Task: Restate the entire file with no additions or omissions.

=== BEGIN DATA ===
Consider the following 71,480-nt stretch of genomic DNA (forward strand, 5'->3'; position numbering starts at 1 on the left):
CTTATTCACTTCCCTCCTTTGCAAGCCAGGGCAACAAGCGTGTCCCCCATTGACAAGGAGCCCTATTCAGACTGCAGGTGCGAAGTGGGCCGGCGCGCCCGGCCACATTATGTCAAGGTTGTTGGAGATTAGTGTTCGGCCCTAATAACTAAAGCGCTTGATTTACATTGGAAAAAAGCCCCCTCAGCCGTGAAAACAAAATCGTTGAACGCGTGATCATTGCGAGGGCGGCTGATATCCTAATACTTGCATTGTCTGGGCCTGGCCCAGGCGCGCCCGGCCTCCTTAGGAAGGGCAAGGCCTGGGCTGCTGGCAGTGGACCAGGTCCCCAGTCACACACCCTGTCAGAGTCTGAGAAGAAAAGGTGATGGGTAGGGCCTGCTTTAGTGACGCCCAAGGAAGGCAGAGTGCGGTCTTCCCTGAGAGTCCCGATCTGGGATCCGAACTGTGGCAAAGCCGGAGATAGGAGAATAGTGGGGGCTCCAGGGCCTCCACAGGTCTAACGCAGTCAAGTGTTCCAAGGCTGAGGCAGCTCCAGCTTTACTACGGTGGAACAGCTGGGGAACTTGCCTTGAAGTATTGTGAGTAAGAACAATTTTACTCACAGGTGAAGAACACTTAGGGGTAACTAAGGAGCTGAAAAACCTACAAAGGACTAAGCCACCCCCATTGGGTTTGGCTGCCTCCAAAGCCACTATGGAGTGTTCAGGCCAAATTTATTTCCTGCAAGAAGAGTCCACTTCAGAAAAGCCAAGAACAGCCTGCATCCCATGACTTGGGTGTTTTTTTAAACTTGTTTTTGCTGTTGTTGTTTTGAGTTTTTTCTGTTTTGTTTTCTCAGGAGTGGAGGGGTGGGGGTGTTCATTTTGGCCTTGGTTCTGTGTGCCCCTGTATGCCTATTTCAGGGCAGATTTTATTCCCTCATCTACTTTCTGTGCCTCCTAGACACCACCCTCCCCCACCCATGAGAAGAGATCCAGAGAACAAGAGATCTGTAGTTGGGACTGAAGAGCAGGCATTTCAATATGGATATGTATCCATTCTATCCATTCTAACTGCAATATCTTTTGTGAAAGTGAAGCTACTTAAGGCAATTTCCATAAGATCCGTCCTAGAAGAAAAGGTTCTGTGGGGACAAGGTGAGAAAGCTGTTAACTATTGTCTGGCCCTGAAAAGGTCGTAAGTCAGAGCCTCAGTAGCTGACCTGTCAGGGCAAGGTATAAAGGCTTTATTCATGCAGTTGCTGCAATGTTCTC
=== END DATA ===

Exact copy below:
Consider the following 71,480-nt stretch of genomic DNA (forward strand, 5'->3'; position numbering starts at 1 on the left):
CTTATTCACTTCCCTCCTTTGCAAGCCAGGGCAACAAGCGTGTCCCCCATTGACAAGGAGCCCTATTCAGACTGCAGGTGCGAAGTGGGCCGGCGCGCCCGGCCACATTATGTCAAGGTTGTTGGAGATTAGTGTTCGGCCCTAATAACTAAAGCGCTTGATTTACATTGGAAAAAAGCCCCCTCAGCCGTGAAAACAAAATCGTTGAACGCGTGATCATTGCGAGGGCGGCTGATATCCTAATACTTGCATTGTCTGGGCCTGGCCCAGGCGCGCCCGGCCTCCTTAGGAAGGGCAAGGCCTGGGCTGCTGGCAGTGGACCAGGTCCCCAGTCACACACCCTGTCAGAGTCTGAGAAGAAAAGGTGATGGGTAGGGCCTGCTTTAGTGACGCCCAAGGAAGGCAGAGTGCGGTCTTCCCTGAGAGTCCCGATCTGGGATCCGAACTGTGGCAAAGCCGGAGATAGGAGAATAGTGGGGGCTCCAGGGCCTCCACAGGTCTAACGCAGTCAAGTGTTCCAAGGCTGAGGCAGCTCCAGCTTTACTACGGTGGAACAGCTGGGGAACTTGCCTTGAAGTATTGTGAGTAAGAACAATTTTACTCACAGGTGAAGAACACTTAGGGGTAACTAAGGAGCTGAAAAACCTACAAAGGACTAAGCCACCCCCATTGGGTTTGGCTGCCTCCAAAGCCACTATGGAGTGTTCAGGCCAAATTTATTTCCTGCAAGAAGAGTCCACTTCAGAAAAGCCAAGAACAGCCTGCATCCCATGACTTGGGTGTTTTTTTAAACTTGTTTTTGCTGTTGTTGTTTTGAGTTTTTTCTGTTTTGTTTTCTCAGGAGTGGAGGGGTGGGGGTGTTCATTTTGGCCTTGGTTCTGTGTGCCCCTGTATGCCTATTTCAGGGCAGATTTTATTCCCTCATCTACTTTCTGTGCCTCCTAGACACCACCCTCCCCCACCCATGAGAAGAGATCCAGAGAACAAGAGATCTGTAGTTGGGACTGAAGAGCAGGCATTTCAATATGGATATGTATCCATTCTATCCATTCTAACTGCAATATCTTTTGTGAAAGTGAAGCTACTTAAGGCAATTTCCATAAGATCCGTCCTAGAAGAAAAGGTTCTGTGGGGACAAGGTGAGAAAGCTGTTAACTATTGTCTGGCCCTGAAAAGGTCGTAAGTCAGAGCCTCAGTAGCTGACCTGTCAGGGCAAGGTATAAAGGCTTTATTCATGCAGTTGCTGCAATGTTCTC